Session descriptions will be posted here as they are available.
Join us for opening remarks from the Cohousing Association staff and board, including instructions for using technology for this online conference.
Let’s start from this orientation: HOUSING IS A HUMAN RIGHT!
It goes without saying that the last two years have been full of difficulty and challenges. The damage of a Trump presidency, a global pandemic, civil unrest related to systemic oppression and racism and catastrophic climate events. Since the onset of COVID-19, many of us, who are not stuck in the struggle to meet our most basic need for shelter, are taking inventory and giving deep consideration to our individual lives and how we move through the world. As you continue on this journey and process, I would like to challenge you to give equal consideration to your current orientation, and how your life and wellness is interconnected to that of others.
Can cohousing be a tool for justice?
This experienced panel will present models of and lessons learned from low and moderate income housing in cohousing communities and will include a discussion of potential new models of economically integrated communities.
This session will explore how a cohousing community can be uniquely positioned to push the edge of sustainability.
Material inequality is a primordial source of oppression. Classism is a set of behaviors, attitudes, and cultural characteristics that normalize material inequality. Classism undermines efforts to build successful intentional communities, cohousing communities, and cooperative organizations. This program will do the following: 1. Frame socioeconomic insecurity as a source of social differentiation and personal trauma. 2. Utilize anecdotes from intentional community experiences to illustrate unintentional and intentional classism; provide important metrics, statistics, and empirical data on socioeconomic insecurity and class. 3. Discuss why some attempted solutions to classism fail and what effective responses to classism do.
How have cohousing communities baked affordability into their projects? Looking back over the last two decades, what have we learned? What new opportunities, partnerships, funding sources and changes in how we think about cohousing can keep pushing the edges?
This will be an interactive session with experience professionals and audience members working together to consider options and possibilities for increasing affordability in cohousing.
There are two kinds of affordability in cohousing: the kind that is “baked-in by design” — grants, subsidies, tax credits, municipal bonds and, the “extra ordinary” financial programs created by cohousing communities that provide financial assistance beyond the “sharing and caring” model of cohousing. Dene Peterson, ElderSpirit and Ann Zabaldo, Takoma Village, will present case studies on how their communities used and continue to use both kinds of affordability to substantially reduce costs to their members. Yoomie Ahn, Gratitude EcoVillage, a forming group, will moderate the session.
As we live, grow, and age in cohousing, some of us face increasing costs and fixed incomes. How can we prevent displacement and keep our neighborhoods thriving? We’ll look at institutional options (Reverse Mortgages) and mutual support systems (Squirrel Fund) and how they can serve your community.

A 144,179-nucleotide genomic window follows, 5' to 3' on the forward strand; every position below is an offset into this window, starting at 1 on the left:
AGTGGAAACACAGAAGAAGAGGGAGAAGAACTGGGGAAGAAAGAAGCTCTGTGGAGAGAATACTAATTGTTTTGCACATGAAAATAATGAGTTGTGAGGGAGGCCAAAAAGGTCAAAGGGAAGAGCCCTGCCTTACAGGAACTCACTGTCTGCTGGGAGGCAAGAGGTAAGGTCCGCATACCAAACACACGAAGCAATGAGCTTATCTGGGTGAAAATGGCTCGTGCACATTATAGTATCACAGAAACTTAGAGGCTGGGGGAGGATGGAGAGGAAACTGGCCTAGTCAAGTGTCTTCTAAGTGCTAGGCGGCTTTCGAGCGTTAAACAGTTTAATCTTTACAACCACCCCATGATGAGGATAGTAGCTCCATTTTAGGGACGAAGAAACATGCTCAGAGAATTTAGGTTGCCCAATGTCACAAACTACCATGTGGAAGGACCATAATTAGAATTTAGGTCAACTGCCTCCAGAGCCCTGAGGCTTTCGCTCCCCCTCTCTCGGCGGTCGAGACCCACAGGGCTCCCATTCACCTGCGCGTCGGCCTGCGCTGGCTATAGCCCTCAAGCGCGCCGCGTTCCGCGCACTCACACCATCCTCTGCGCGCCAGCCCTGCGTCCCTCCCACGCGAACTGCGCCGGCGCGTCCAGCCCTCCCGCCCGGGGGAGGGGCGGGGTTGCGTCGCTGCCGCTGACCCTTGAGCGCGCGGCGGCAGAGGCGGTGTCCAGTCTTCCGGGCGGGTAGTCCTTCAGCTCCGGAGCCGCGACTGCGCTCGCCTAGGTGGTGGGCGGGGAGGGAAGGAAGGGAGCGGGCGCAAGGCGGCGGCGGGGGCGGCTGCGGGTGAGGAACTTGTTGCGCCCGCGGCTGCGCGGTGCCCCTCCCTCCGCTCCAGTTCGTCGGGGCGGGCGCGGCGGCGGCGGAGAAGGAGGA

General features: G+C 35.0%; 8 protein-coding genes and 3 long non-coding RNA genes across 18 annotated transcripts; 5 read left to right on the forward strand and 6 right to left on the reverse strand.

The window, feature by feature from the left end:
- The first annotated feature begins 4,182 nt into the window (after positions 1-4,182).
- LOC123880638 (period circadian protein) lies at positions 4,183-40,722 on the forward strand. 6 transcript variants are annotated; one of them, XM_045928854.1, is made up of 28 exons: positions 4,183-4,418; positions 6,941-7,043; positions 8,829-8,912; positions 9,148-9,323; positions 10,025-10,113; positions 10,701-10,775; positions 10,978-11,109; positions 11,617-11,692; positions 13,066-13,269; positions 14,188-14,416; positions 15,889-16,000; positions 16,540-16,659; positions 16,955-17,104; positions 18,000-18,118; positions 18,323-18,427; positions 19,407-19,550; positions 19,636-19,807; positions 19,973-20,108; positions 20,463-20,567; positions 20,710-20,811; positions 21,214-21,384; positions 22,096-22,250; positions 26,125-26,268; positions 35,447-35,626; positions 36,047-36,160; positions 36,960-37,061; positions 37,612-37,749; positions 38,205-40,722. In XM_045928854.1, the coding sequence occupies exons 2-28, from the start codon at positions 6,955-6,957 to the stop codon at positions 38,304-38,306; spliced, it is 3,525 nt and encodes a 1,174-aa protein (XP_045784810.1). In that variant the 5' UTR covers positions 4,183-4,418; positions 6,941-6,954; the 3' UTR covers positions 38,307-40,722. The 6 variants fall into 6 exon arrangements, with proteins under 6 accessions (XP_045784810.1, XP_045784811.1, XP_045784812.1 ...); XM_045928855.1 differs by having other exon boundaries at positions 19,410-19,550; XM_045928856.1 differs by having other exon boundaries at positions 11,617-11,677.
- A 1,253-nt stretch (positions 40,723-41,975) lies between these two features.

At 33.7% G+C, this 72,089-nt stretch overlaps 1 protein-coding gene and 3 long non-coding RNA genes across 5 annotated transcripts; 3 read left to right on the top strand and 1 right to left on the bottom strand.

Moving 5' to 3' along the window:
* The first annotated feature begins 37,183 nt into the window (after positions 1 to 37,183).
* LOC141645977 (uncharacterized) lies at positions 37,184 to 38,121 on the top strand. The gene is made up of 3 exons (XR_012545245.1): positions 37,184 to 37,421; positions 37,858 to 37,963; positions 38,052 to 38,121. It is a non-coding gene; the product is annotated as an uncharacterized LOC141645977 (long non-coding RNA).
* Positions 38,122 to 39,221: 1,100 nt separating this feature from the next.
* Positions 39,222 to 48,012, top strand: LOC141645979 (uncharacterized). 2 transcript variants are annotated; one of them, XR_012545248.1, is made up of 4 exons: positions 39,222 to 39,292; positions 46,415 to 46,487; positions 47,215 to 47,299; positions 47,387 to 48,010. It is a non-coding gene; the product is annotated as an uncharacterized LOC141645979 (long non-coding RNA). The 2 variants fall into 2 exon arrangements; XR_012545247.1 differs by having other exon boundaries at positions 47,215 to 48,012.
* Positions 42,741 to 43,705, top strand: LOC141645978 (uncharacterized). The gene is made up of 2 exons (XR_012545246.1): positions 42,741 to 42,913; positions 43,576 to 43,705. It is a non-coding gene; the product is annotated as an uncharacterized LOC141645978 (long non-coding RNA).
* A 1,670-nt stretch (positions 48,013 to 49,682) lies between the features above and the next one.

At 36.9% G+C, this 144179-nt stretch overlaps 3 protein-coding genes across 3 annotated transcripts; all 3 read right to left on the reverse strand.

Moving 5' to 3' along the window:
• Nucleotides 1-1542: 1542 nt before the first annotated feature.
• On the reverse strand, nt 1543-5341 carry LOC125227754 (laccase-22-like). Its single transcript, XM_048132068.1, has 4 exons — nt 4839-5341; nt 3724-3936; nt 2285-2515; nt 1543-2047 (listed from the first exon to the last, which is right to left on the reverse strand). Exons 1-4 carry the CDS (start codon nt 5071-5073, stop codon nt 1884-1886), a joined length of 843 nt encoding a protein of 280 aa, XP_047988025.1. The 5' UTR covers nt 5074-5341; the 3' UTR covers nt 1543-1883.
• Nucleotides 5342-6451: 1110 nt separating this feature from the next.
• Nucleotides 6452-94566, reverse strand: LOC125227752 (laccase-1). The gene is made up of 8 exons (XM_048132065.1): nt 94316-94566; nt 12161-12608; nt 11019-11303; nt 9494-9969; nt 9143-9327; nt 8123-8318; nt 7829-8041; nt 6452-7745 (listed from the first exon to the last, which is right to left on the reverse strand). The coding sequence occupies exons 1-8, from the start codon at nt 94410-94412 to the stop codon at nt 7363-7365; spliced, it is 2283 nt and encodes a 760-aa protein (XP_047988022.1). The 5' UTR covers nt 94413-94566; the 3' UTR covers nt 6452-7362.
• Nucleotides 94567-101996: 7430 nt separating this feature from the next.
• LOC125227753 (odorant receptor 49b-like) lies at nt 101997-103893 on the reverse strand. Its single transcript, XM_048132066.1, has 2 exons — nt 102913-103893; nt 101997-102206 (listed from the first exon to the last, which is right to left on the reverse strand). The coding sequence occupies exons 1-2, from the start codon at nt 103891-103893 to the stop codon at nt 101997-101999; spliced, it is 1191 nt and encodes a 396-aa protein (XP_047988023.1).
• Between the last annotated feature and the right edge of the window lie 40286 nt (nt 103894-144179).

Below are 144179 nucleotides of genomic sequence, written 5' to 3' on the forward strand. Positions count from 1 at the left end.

Using an all-equity strategy, Ty took under a city block in Sulphur Oklahoma, worked with local talent and supplies and developed 8 lots plus a common area. He’s built the 1st of 8 homes and is now working on house #2. He did this with no debt. Ty will share actual numbers, experience gained, and mistakes made and offer suggestions for those wanting to attempt something similar.
For this session, cohousing Architect Charles Durrett, will dive into several of his past projects including those in Vancouver, Eugene, Anchorage and some of the 18 others outlined in detail in his new book, Community-Enhanced Design: Cohousing and Other High Functioning Neighborhoods. Creating a viable and affordable cohousing neighborhood encompasses many factors such as education and awareness, development and process, finance and legal to affordable materials, constructability and sustainable energy. Charles will be pulling the key information from these case studies to summarize the ways in which designing a neighborhood can be a clear and predictable process.
One possible approach to improving the affordability of cohousing is to include auxiliary rental units as part of the homes. Nyland – located just east of Boulder, Co – has nearly 30 yrs experience with this. The session will share a Nyland founder’s experience, its impact on affordability, and suggestions for newly forming communities, based on this experience.
Are you seeking to create a community focused around the needs of Black, Indigenous, and People of Color? From community land trusts to the BIPOC IC Council, marginalized groups are innovating ways to acquire land and housing.
This presentation will focus on ways to work effectively with design professionals to avoid added cost. It will also identify ways to affordably design units from a space planning aspect to the selection of materials. We will also touch on partnerships that can help build in affordability. Finally it will ask the question, what elements of the process are anti-affordable?
|9:00||10:00||11:00||12:00||Welcome and Introductions|
|2:15||3:15||4:15||5:15||Closing and Takeaways|
|3:00||4:00||5:00||6:00||End of Event|